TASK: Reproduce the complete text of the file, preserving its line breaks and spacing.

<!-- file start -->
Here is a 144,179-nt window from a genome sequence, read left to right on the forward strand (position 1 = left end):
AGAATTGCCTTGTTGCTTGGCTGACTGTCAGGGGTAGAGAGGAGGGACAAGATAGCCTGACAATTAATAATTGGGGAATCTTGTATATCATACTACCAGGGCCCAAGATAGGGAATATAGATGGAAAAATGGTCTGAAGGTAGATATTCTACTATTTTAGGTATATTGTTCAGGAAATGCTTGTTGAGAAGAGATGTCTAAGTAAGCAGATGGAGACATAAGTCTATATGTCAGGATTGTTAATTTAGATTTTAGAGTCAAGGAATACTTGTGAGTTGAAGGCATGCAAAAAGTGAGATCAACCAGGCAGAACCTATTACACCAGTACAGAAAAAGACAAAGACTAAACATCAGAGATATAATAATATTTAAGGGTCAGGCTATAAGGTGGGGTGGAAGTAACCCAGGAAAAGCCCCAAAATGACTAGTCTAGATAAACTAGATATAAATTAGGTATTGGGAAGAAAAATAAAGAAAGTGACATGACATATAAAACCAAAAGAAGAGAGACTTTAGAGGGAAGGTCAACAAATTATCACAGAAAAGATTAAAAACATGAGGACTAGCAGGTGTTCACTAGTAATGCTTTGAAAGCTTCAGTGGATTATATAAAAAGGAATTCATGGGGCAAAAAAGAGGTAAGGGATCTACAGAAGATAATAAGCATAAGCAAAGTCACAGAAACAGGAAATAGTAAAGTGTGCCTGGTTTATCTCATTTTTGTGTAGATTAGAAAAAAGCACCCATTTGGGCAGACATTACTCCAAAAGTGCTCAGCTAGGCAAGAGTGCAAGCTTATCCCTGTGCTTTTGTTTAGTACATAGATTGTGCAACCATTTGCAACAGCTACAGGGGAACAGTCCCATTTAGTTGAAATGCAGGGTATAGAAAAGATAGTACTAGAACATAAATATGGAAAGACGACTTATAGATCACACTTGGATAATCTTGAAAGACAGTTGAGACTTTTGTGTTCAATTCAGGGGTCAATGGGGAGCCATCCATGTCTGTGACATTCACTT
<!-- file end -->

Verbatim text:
Here is a 144,179-nt window from a genome sequence, read left to right on the forward strand (position 1 = left end):
AGAATTGCCTTGTTGCTTGGCTGACTGTCAGGGGTAGAGAGGAGGGACAAGATAGCCTGACAATTAATAATTGGGGAATCTTGTATATCATACTACCAGGGCCCAAGATAGGGAATATAGATGGAAAAATGGTCTGAAGGTAGATATTCTACTATTTTAGGTATATTGTTCAGGAAATGCTTGTTGAGAAGAGATGTCTAAGTAAGCAGATGGAGACATAAGTCTATATGTCAGGATTGTTAATTTAGATTTTAGAGTCAAGGAATACTTGTGAGTTGAAGGCATGCAAAAAGTGAGATCAACCAGGCAGAACCTATTACACCAGTACAGAAAAAGACAAAGACTAAACATCAGAGATATAATAATATTTAAGGGTCAGGCTATAAGGTGGGGTGGAAGTAACCCAGGAAAAGCCCCAAAATGACTAGTCTAGATAAACTAGATATAAATTAGGTATTGGGAAGAAAAATAAAGAAAGTGACATGACATATAAAACCAAAAGAAGAGAGACTTTAGAGGGAAGGTCAACAAATTATCACAGAAAAGATTAAAAACATGAGGACTAGCAGGTGTTCACTAGTAATGCTTTGAAAGCTTCAGTGGATTATATAAAAAGGAATTCATGGGGCAAAAAAGAGGTAAGGGATCTACAGAAGATAATAAGCATAAGCAAAGTCACAGAAACAGGAAATAGTAAAGTGTGCCTGGTTTATCTCATTTTTGTGTAGATTAGAAAAAAGCACCCATTTGGGCAGACATTACTCCAAAAGTGCTCAGCTAGGCAAGAGTGCAAGCTTATCCCTGTGCTTTTGTTTAGTACATAGATTGTGCAACCATTTGCAACAGCTACAGGGGAACAGTCCCATTTAGTTGAAATGCAGGGTATAGAAAAGATAGTACTAGAACATAAATATGGAAAGACGACTTATAGATCACACTTGGATAATCTTGAAAGACAGTTGAGACTTTTGTGTTCAATTCAGGGGTCAATGGGGAGCCATCCATGTCTGTGACATTCACTT